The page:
Thornton achieves goal of joining National Honor Society


Submitted story



Jonathan Thornton lights a candle during Bellefontaine High School’s National Honor Society induction ceremony.

Jonathan Thornton lights a candle during Bellefontaine High School’s National Honor Society induction ceremony.


Submitted photo

As a freshman at Bellefontaine High School four years ago, Jonathan Thornton set a goal that many students hope to achieve – to be selected as a member of the BHS National Honor Society. But Jonathan is not an average student. He is above average and he is autistic.

Jonathan explains what being autistic means to him, “It means your brain works differently than others. You’re still smart. But it’s harder to tell people about feelings and what you think.”

Even before he understood his diagnosis, Jonathan has always been clear about wanting to help others, explained his mother, Darlene Thornton.

“In elementary school, Jon was first to volunteer for the Buddy Club to eat lunch with kids who had autism. That was ironic.”

Since then his dedication to service has only grown.

“He wants to be part of every club, which has been good for him. He has been involved in more than any kid at BHS,” says his teacher, BHS intervention specialist Rick Reed.

Throughout high school, Jonathan has been active in service clubs like Agape, DARE, Interact, FCCLA and Red Cross Club. His involvement in show choir in elementary school also sparked a love of music and drama. As a result, Jonathan has been in 8 BHS plays as part of Drama Club, the production of “Our Town” at the Holland Theatre, taken 8 years of piano lessons and he’s had roles or was part of the chorus in the last four BHS musicals.

Overcoming an obstacle

When Jonathan applied to be considered for BHS National Honor Society during his junior year, Advisor JoAnne Aburto said he upheld all but one of the key pillars of the group, which are Scholarship, Service, Leadership and Character.

“The issue was his character. In all other areas he was doing a great job.”

When he was not “tapped” as a junior, Darlene said Jonathan was crushed. “He had his heart set on it and he didn’t make it. He was upset and he pleaded his case.”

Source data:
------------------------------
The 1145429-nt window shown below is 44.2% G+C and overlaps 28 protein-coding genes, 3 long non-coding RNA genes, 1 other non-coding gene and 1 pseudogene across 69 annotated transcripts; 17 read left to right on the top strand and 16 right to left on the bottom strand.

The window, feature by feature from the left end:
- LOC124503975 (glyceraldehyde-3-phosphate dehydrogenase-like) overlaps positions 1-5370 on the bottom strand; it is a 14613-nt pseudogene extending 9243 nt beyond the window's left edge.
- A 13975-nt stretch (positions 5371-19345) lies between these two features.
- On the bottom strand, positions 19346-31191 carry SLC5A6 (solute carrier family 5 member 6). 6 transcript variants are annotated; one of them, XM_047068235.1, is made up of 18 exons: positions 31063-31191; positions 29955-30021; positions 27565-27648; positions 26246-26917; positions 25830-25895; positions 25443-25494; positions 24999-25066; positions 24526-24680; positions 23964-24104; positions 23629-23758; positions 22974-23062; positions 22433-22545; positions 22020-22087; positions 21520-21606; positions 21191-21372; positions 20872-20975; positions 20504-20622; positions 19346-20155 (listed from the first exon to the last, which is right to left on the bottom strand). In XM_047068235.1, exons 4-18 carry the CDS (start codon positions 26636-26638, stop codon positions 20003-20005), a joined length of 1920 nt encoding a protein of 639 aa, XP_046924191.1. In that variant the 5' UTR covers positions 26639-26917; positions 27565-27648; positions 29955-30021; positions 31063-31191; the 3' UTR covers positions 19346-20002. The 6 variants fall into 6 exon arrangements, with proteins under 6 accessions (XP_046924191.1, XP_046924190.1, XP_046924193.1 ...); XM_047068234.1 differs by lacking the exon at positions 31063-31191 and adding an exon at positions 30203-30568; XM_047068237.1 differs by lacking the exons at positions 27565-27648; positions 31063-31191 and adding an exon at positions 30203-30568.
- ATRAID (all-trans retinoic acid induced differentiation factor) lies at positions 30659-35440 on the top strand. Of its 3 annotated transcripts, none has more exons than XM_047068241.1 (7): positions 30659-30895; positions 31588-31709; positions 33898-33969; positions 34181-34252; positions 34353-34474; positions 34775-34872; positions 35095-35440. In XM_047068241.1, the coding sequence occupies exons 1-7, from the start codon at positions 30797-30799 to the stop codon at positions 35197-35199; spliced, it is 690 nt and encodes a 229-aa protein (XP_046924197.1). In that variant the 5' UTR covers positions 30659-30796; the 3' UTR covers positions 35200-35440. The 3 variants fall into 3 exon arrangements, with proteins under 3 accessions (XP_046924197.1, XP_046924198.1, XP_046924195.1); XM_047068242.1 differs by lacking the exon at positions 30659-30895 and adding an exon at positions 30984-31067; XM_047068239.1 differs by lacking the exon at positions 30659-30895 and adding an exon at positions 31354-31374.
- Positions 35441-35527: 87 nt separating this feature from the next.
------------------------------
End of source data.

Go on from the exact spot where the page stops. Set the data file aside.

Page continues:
Reed explained that autism-related sensory overload would sometimes lead Jonathan to lash out in class or put his hands on teachers when aggravated. The NHS selection committee challenged Jonathan to find better ways to channel his frustrations and then reapply his senior year.

Reed says the extra motivation has worked wonders. “He has had a really good year. I went to Mrs. Aburto and asked, is NHS still on the table?”

Aburto agreed that Jonathan had succeeded. “He has matured very much and he is aware that every action has a consequence.”

In mid-March, Jonathan’s friend Sierra Roberts entered Mr. Reed’s room to “tap” Jonathan. “I was excited and surprised!”

Jonathan was inducted in the BHS National Honor Society in a ceremony with several other students in early April, making his mother emotional. “I’m just so proud because he has worked so hard,” she said.

Achieving his goal of induction to the Bellefontaine High School Chapter of National Honor Society makes Jonathan a student to admire for kids of all abilities. Reed said, “That’s big for us in our unit to see!”

Jonathan says being “tapped” is his favorite memory of high school so far, but he has a big month ahead. Jonathan will join his classmates at graduation ceremonies on May 27. After that he will begin job training and job development skills at RTC Industries with aspirations to become a cook.

Jonathan Thornton lights a candle during Bellefontaine High School’s National Honor Society induction ceremony.
http://aimmedianetwork.com/wp-content/uploads/sites/13/2016/04/web1_Jon-at-NHS.jpgJonathan Thornton lights a candle during Bellefontaine High School’s National Honor Society induction ceremony. Submitted photo

Submitted story

Submitted by the Logan County Board of DD.

Submitted by the Logan County Board of DD.